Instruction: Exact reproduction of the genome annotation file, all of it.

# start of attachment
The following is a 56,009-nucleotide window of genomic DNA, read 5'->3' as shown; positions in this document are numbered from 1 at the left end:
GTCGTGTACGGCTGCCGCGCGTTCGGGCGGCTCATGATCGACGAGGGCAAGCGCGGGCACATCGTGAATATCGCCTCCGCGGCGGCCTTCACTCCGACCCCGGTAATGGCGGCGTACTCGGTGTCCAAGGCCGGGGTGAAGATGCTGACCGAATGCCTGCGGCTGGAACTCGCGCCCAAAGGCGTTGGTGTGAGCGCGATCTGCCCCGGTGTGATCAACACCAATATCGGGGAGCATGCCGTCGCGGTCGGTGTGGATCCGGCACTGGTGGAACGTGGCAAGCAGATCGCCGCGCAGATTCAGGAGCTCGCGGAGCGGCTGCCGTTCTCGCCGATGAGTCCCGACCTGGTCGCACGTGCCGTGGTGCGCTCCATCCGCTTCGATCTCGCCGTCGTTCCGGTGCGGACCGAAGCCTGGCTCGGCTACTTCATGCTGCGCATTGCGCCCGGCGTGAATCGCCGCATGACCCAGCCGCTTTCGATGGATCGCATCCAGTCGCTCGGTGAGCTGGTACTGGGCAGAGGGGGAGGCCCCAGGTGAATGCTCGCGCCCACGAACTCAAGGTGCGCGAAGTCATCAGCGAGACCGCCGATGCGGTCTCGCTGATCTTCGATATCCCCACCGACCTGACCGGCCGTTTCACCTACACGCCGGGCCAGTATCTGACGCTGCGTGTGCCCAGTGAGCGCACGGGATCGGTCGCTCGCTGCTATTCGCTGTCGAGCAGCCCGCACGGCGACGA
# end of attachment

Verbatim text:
The following is a 56,009-nucleotide window of genomic DNA, read 5'->3' as shown; positions in this document are numbered from 1 at the left end:
GTCGTGTACGGCTGCCGCGCGTTCGGGCGGCTCATGATCGACGAGGGCAAGCGCGGGCACATCGTGAATATCGCCTCCGCGGCGGCCTTCACTCCGACCCCGGTAATGGCGGCGTACTCGGTGTCCAAGGCCGGGGTGAAGATGCTGACCGAATGCCTGCGGCTGGAACTCGCGCCCAAAGGCGTTGGTGTGAGCGCGATCTGCCCCGGTGTGATCAACACCAATATCGGGGAGCATGCCGTCGCGGTCGGTGTGGATCCGGCACTGGTGGAACGTGGCAAGCAGATCGCCGCGCAGATTCAGGAGCTCGCGGAGCGGCTGCCGTTCTCGCCGATGAGTCCCGACCTGGTCGCACGTGCCGTGGTGCGCTCCATCCGCTTCGATCTCGCCGTCGTTCCGGTGCGGACCGAAGCCTGGCTCGGCTACTTCATGCTGCGCATTGCGCCCGGCGTGAATCGCCGCATGACCCAGCCGCTTTCGATGGATCGCATCCAGTCGCTCGGTGAGCTGGTACTGGGCAGAGGGGGAGGCCCCAGGTGAATGCTCGCGCCCACGAACTCAAGGTGCGCGAAGTCATCAGCGAGACCGCCGATGCGGTCTCGCTGATCTTCGATATCCCCACCGACCTGACCGGCCGTTTCACCTACACGCCGGGCCAGTATCTGACGCTGCGTGTGCCCAGTGAGCGCACGGGATCGGTCGCTCGCTGCTATTCGCTGTCGAGCAGCCCGCACGGCGACGA